Every year it seems we start looking sooner than ever for standouts amid all the gear produced annually by the shooting, hunting and outdoor industry. The past 12 months stand as testament to that. Indeed, the list we tabulated includes products covered as far back as 11 American Hunter print issues—such are the lengths we go to be sure no stone is left unturned in our spirited search, review and debate of the best of the best firearms, ammo and gear produced for hunters.
Golden Bullseye winners are selected by a seven-member committee from NRA Publications that represents more than a century of collective experience in the shooting and hunting industry. To qualify for consideration, a product must have been: recently introduced and available to consumers prior to nomination; used/tested by an NRA staff member or trusted contributor; reliable in the field, meeting the consumer’s expectations; innovative in design and function; readily perceived as a value to the consumer; styled in a manner befitting the shooting, hunting and outdoor industry and its enthusiasts.
2021 Optic of the Year: Trijicon Huron Hunting Riflescope Last year Trijicon introduced no less than six lines of new riflescopes. One we spotted immediately was the Huron, a budget-priced family of scopes ideal for hunters who don’t want to sacrifice performance just because they can’t break the bank on a new optic.
The Huron line features both 30mm and 1-inch main tubes. Focal lengths include 1X-4X, 2.5X-10X, 3X-9X and 3X-12X, so there’s something for any hunting style or arm. Of course, it’s waterproof and fogproof, qualities any hunter expects these days. Fully multi-coated, broadband, anti-reflective glass delivers excellent light transmission and zero distortion. Prices for any scope in the line top out below $700.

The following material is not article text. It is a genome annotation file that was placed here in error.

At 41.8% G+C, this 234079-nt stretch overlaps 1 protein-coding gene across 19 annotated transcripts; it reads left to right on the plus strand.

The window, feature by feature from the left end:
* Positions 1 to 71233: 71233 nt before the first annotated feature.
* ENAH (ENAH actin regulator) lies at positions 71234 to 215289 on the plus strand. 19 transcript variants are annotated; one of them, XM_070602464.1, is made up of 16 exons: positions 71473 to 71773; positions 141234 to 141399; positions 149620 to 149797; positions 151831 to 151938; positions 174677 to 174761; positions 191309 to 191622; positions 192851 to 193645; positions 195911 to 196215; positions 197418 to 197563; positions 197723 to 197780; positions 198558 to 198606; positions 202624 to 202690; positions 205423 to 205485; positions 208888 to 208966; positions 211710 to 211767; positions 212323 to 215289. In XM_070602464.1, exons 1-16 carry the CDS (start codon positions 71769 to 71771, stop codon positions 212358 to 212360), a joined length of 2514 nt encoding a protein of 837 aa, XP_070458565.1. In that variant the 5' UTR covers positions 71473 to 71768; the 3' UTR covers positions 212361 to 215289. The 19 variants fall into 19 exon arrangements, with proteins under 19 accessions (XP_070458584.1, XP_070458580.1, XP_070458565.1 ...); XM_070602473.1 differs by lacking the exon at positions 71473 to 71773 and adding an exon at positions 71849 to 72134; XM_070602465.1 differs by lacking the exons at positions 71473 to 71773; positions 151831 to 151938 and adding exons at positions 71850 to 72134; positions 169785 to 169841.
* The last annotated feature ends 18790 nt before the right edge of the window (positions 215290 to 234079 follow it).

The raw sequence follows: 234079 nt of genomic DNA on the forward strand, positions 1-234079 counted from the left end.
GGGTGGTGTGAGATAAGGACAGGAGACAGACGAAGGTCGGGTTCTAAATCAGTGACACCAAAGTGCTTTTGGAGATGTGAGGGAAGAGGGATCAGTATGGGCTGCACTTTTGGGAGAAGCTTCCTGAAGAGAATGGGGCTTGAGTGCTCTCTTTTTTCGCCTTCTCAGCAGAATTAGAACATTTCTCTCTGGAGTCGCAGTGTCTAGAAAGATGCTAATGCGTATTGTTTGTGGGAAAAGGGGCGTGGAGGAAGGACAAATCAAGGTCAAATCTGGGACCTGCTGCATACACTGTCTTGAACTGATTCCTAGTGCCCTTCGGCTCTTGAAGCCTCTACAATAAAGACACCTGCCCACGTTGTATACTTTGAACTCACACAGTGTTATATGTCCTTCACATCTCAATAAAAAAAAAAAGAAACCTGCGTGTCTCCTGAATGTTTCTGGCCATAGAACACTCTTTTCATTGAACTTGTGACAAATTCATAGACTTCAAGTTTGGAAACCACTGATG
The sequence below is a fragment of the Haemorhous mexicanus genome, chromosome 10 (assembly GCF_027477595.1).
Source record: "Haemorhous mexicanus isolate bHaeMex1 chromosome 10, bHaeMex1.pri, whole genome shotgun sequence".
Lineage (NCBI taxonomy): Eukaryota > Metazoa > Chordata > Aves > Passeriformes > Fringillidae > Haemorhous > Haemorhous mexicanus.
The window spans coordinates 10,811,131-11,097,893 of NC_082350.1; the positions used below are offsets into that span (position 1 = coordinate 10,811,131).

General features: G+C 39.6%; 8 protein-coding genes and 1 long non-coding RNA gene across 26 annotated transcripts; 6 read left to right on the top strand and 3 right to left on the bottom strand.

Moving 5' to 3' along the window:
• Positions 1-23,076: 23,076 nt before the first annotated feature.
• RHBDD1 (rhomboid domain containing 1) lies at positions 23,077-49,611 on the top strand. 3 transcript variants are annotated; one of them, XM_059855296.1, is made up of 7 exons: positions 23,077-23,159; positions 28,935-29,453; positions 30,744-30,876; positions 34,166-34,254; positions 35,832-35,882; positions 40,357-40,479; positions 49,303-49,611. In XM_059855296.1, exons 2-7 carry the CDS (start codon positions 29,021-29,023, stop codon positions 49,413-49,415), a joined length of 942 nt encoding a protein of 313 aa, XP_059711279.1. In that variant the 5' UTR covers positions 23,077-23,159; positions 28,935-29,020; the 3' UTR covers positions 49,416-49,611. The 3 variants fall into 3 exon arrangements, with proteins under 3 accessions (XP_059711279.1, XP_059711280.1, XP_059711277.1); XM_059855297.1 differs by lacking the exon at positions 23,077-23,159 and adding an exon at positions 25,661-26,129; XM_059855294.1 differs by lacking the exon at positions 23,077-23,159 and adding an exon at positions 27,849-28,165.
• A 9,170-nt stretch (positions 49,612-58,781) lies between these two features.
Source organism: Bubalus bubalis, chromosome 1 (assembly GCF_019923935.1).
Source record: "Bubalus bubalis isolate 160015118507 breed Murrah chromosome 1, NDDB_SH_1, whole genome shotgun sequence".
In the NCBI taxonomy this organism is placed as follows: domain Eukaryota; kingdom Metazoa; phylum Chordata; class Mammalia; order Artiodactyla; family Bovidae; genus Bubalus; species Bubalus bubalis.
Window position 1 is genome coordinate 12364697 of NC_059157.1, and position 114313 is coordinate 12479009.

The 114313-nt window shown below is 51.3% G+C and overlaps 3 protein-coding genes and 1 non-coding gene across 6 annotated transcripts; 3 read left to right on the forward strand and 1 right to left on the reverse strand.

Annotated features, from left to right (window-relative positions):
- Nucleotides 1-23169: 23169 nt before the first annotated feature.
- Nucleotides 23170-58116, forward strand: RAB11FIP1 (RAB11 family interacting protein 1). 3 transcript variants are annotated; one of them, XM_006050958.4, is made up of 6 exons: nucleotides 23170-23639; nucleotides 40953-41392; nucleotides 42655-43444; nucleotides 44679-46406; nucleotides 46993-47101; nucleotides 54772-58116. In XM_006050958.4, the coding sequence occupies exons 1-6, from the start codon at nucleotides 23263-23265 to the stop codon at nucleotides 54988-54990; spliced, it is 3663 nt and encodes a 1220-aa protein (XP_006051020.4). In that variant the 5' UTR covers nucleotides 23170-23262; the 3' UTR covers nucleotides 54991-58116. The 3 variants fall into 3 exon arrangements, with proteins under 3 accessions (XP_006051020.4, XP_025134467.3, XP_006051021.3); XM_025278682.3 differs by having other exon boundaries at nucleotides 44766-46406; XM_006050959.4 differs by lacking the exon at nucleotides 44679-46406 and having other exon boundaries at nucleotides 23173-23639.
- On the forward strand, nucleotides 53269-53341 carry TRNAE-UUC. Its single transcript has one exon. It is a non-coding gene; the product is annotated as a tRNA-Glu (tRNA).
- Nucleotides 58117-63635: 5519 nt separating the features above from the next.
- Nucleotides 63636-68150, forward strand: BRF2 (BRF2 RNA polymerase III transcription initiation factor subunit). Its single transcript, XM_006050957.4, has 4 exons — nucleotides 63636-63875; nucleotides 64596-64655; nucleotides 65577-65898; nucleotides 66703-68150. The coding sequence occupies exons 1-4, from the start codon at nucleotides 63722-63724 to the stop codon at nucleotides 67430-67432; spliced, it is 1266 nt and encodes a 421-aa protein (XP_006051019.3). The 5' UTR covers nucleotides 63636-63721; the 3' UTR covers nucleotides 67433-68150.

Unlike most Trijicon optics, the Huron's reticle is not illuminated. But for that price, most hunters won’t notice. What they will notice is that beneath the caps, turrets pop up and readily adjust in quarter-minute clicks. Hunters who don’t want to dial in elevation may instead use the BDC Hunter Holds reticle, which compensates for bullet drop out to 500 yards (it covers most popular deer-hunting calibers). The reticle is built in the second focal plane, so the scope must be set on maximum magnification for holds to align downrange.
Yeah, this is value—and performance. Clearly, Trijicon never thought you had to sacrifice one to get the other, and they just proved it. MSRP: $650-$699; trijicon.com.